Kansas State University has another great website, which you can see HERE. Instead of the colorful overlays used on the U of I website, the KSU site uses arrows and legends off to the side to give very nice illustration about the complexity of various joints of the horse’s front and back legs. It’s another great resource for you to scroll around if you ever find yourself wondering just exactly what ridge the impar ligament attaches to on the navicular bone. (Hopefully, you won’t find yourself in that situation often.)
Do X-rays Have Any Limitations?
Yes, well, here’s where things can get a little sticky, diagnostically speaking. Remember how X-rays work, that some x-rays get stopped by tissues, and others pass through? It turns out that the tissues that are especially good at stopping X-rays are bone.
Bone is very dense, it has a lot of minerals in it (especially calcium and phosphorus), and when X-rays hit bone, most of them run out of steam. That means that there’s very little X-ray to pass on through to the sensor (film or digital). As a result, what you see on the image is white (or whitish, anyway).
On the other hand, air stops no X-ray at all, and when X-rays pass through the air and hit the sensor, what you see on the image is black. Pretty simple, actually.
Limitation #1: The problem is that, just like the air, most of the non-bone tissues of the horse (which are mostly composed of water) don’t stop many X-rays, either. Things like tendons and ligaments and blood vessels end up looking pretty black, too. That’s why, for example, when your horse has a tendon injury, if you want to see what’s going on, you use a different imaging technique, such as ultrasound.
Take Home Message #1: If you want to look at bone, X-rays are a pretty good choice. If you want to look at something else, use something else.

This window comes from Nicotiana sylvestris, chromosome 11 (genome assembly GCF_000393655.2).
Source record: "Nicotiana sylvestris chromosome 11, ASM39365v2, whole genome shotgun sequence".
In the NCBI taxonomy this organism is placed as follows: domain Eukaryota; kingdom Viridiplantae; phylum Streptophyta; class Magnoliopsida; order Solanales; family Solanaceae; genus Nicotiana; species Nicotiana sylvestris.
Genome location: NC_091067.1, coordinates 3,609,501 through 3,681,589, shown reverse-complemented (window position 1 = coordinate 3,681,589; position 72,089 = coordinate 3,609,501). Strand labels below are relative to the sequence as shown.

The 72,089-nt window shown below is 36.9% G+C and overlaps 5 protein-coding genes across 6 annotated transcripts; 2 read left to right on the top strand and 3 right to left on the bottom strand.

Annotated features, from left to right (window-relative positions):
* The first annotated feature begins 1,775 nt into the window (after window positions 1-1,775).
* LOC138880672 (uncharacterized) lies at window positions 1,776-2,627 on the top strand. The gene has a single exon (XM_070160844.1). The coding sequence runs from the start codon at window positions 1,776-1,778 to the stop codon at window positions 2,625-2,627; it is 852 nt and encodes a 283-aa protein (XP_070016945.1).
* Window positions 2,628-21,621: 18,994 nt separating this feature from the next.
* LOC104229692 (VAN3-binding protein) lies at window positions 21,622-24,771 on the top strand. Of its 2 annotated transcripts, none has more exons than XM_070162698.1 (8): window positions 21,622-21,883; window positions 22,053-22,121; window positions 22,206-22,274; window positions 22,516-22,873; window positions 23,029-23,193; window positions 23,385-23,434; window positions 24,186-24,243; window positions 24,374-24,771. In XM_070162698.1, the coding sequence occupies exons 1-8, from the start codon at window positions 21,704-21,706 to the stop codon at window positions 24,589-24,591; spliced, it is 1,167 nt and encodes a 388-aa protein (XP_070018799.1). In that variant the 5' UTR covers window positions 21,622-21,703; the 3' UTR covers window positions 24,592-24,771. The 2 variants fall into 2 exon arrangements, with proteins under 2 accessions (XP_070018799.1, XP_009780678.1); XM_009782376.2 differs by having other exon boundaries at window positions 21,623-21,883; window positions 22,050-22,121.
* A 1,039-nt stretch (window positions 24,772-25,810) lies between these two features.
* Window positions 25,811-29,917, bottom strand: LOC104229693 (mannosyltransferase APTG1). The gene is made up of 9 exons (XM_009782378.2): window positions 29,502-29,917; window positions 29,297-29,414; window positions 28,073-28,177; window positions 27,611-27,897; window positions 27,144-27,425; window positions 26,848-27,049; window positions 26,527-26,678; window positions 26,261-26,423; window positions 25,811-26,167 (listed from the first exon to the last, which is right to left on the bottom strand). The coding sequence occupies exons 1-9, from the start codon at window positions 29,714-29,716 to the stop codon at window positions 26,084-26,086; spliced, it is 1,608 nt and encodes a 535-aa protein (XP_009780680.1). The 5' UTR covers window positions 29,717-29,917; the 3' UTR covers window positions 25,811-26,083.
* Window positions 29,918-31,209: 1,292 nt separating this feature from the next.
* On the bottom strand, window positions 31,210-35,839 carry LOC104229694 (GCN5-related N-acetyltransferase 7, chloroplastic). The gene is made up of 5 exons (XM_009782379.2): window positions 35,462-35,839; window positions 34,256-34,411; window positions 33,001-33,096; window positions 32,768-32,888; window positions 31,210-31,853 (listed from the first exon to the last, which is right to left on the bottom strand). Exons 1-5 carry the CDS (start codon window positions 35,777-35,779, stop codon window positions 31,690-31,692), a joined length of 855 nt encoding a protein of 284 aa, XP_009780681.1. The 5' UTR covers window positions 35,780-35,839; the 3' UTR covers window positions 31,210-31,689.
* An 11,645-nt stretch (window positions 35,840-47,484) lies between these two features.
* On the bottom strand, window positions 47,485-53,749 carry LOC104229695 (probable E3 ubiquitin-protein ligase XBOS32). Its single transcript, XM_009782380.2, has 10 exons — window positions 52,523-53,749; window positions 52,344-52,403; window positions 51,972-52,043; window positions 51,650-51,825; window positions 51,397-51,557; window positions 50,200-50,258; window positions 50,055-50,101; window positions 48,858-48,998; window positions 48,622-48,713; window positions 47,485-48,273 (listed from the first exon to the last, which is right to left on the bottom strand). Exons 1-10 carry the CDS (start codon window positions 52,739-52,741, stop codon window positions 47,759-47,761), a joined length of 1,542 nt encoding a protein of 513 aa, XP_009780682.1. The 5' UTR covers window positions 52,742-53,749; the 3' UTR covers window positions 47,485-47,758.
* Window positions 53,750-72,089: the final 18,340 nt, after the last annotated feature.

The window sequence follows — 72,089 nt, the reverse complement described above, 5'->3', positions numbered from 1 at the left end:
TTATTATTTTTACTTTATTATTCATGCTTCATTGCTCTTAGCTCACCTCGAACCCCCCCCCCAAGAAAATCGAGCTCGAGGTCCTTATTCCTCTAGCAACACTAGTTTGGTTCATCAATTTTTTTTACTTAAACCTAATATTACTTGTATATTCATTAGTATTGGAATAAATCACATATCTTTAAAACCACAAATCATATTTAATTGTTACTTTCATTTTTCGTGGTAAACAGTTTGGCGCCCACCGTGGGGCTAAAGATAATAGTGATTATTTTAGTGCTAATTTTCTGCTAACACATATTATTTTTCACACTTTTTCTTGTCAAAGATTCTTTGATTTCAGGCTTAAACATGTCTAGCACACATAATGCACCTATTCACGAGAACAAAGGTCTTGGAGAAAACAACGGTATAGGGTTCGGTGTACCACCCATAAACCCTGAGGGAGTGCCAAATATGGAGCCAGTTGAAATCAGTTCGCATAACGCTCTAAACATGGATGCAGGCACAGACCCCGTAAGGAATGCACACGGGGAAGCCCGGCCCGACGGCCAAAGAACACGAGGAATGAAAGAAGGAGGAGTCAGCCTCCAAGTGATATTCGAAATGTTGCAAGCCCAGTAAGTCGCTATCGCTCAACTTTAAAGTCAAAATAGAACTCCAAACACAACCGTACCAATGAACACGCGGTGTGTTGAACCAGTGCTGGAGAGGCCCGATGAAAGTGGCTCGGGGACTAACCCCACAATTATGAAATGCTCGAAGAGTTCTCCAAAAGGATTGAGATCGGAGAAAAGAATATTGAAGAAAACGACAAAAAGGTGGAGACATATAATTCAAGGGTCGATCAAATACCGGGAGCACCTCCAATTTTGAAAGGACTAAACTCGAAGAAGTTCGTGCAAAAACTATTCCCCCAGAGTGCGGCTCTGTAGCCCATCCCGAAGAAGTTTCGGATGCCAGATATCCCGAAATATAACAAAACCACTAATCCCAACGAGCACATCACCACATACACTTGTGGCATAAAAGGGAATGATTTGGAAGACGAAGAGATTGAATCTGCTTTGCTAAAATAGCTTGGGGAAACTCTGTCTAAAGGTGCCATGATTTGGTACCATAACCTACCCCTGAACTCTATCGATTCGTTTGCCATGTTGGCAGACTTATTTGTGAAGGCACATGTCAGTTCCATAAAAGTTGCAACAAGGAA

Limitation #2: X-rays are not all that sensitive. Here’s what I mean. When you’re talking about a medical test “sensitivity” is the ability of a test to correctly identify those with the disease that you’re looking for. And here, X-rays have some pretty serious limitations.
Take disease of the navicular bone (please). We now know with absolute certainty that X-rays of the navicular bone are not diagnostic for disease of the navicular bone.
In people, it’s well known that X-rays don’t correlate very well with knee pain. Otherwise stated, people with some rather ugly X-rays of their knee can show very little in the way of clinical signs of arthritis, especially pain, and people who are in a lot of pain can have X-rays that don’t look very bad at all.
I suspect it’s the same way in horses. Other than studies about the horse’s navicular bone—a real can of worms, as it turns out—there aren’t very many studies that have looked at the correlation between X-ray findings and clinical lameness. I did one way back in 1997—in fact, all of the horses that I looked at in my flexion test study were sound, even though some of them had some X-rays that were remarkably different from what we would consider normal. And in my clinical practice, I routinely find some pretty odd looking X-rays on some very sound horses.
Limitation #3: X-rays simply can’t predict the future. That’s something to keep in mind when you’re buying a horse. Lots of people spend lots of money on X-rays in hopes that they’ll be able to get some idea how horses are going to do in the future. On the other hand, lots of people lose lots of money because people offer less than the sales price because of X-ray “changes” that have no known significance.
X-rays can’t tell you how fast a known problem will get worse and they also can’t tell you if a “change” is going to develop into something significant in a horse that is currently sound.
Take Home Message #3: You have to ride the horse; you can’t ride the X-ray.
X-rays are an extremely useful imaging tool in horse medicine, especially if you’re doing lameness work (which, as a horse veterinarian, you often are). But you have to be a bit careful in interpreting them, because not every “change” is significant, and we don’t always know what they mean.
If your veterinarian finds something on your horse’s X-ray, it’s often a good idea to get a second opinion before making an important decision. X-rays are old technology—and very useful technology, for sure. But you have to remember to consider them in the mysterious light of the horse.
This article originally appeared on DoctorRamey.com and is reprinted here with permission.